Florida Gov. Ron DeSantis’ landmark compact agreement with the Seminole Tribe could open the door to a retail and online sports betting market that would potentially be the largest in the U.S., capable of generating as much as $12 billion in bets annually, according to estimates by PlayFL.com, which tracks the state’s regulated online gaming and sports betting market.

“Assuming the industry launches with the current framework in place, there is little question that sports betting will drive a massive amount of revenue for the state,” said Dustin Gouker, analyst for the PlayUSA.com network, which includes PlayFL.com. “This is a unique design with no direct comparisons among markets that are already active. But with Florida’s large population, the brand recognition of Hard Rock, a framework that leaves room for more participants, and a reasonable revenue-sharing structure, Florida will have a higher ceiling than any other market to date.”

The governor’s agreement with the Seminole Tribe, which will serve as a sort of sports-betting gatekeeper as well as operate its retail online sportsbooks under the Hard Rock brand, must still be approved by the state legislature, and legal challenges to the deal have already been threatened. But if the compact survives the remaining obstacles, Florida would join 26 other U.S. states and Washington D.C., that have approved regulated sports betting in some form. Twenty-two of those jurisdictions have launched.

Even with this unusual agreement, Florida could become one of the largest sports betting markets in the country, according to PlayFL projections. By the market’s third year, Florida’s retail and online sportsbooks could generate between $8 billion and $12 billion per year, with $10 billion annually a likely target. Those bets could create more than $1 billion in operator revenue. And with a 13.75% revenue share from tribal operations and 10% from pari-mutuels, sports betting could yield more than $125 million for the state annually.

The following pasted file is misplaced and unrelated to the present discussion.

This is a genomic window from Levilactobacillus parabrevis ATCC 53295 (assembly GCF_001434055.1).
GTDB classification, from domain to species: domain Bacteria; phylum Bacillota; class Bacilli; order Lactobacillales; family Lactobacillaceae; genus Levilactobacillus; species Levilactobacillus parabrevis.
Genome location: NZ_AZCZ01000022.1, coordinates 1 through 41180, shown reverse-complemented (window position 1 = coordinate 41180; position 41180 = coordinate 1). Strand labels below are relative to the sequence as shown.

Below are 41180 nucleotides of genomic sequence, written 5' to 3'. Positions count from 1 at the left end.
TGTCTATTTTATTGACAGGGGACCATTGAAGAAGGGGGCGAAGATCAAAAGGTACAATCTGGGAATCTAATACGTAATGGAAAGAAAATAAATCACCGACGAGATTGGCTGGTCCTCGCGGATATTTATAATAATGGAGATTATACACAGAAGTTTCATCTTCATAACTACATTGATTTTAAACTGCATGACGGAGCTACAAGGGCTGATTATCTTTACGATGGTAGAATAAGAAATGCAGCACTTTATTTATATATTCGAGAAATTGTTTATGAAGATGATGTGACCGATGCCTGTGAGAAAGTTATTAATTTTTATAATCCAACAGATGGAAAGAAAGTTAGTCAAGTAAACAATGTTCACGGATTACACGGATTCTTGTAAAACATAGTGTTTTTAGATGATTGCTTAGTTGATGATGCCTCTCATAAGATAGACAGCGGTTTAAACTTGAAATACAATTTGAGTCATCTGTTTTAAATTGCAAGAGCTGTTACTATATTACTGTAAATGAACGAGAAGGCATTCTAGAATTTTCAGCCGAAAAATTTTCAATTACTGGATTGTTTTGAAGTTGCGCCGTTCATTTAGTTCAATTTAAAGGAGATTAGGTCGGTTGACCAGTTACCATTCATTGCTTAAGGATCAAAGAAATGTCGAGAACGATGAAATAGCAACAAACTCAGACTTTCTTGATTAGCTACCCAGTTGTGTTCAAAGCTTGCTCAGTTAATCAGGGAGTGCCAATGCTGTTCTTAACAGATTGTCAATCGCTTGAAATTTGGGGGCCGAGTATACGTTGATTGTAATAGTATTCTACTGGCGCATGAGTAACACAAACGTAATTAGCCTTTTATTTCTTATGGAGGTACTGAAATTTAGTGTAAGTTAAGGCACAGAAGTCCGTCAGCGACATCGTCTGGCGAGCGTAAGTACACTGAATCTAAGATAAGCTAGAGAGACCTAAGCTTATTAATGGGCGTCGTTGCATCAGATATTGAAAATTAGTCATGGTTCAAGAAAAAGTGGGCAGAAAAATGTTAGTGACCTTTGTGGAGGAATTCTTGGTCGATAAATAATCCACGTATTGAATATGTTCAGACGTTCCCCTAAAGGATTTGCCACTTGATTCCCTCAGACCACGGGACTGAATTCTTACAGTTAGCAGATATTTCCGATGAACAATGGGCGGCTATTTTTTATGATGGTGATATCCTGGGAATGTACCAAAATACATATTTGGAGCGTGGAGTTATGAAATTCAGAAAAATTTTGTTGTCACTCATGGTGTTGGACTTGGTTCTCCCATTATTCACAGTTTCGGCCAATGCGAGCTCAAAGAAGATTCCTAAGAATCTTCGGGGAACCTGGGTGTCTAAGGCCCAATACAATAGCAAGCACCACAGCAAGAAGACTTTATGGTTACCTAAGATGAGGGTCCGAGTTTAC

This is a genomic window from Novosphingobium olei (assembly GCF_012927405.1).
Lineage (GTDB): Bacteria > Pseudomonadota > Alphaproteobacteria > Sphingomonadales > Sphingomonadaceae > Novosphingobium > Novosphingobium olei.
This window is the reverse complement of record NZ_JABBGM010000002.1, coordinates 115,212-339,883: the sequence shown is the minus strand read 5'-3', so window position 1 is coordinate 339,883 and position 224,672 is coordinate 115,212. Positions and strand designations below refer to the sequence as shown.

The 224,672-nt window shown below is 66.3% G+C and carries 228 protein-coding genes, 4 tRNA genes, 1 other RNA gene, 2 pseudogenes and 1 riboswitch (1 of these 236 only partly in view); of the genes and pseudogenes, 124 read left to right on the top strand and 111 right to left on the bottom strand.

“The structure in Florida won’t be quite as ideal for consumers as a truly open and competitive market, with a robust roster of operators competing vigorously to attract their attention,” said Eric Ramsey, analyst for PlayUSA.com and PlayFl.com. “But unlike truly closed markets like New York or New Hampshire, the revenue-sharing structure leaves more room for the operator to create an appealing product and promote it. And Florida has so many positive attributes that the market should flourish.”

Among the market’s many attributes, Florida and its more than 20 million residents would become the largest state to date to legalize and regulate sports betting, easily surpassing Illinois and Pennsylvania, which are the two largest states to have legalized sports betting with populations near 13 million. Pennsylvania generated $3.6 billion in 2020, despite the pandemic-related shutdowns of major sports. Illinois has taken in $3 billion in bets since launching in July 2020. Only New Jersey and Nevada have generated more over that time.

In addition, Florida is home to multiple franchises in each major North American professional sports league, 13 universities with NCAA Division I athletics, the best-known NASCAR event in the country among other auto races, and multiple PGA Tour events. All of which will help boost local interest.

And every year sports fans travel to Florida for an unrivaled collection of college bowl games, NCAA Tournament games, baseball’s spring training, the occasional Super Bowl, and other high-profile events.

“The process to legalize sports betting has been unusual so far, but the appeal of Florida’s market is obvious,” Ramsey said. “Florida should be able to count on an unusual amount of action flowing in from other states because of its appeal as a sports tourism destination, bolstering what will already be the largest local customer base. As it stands now, there is no other market in the U.S quite like Florida.”

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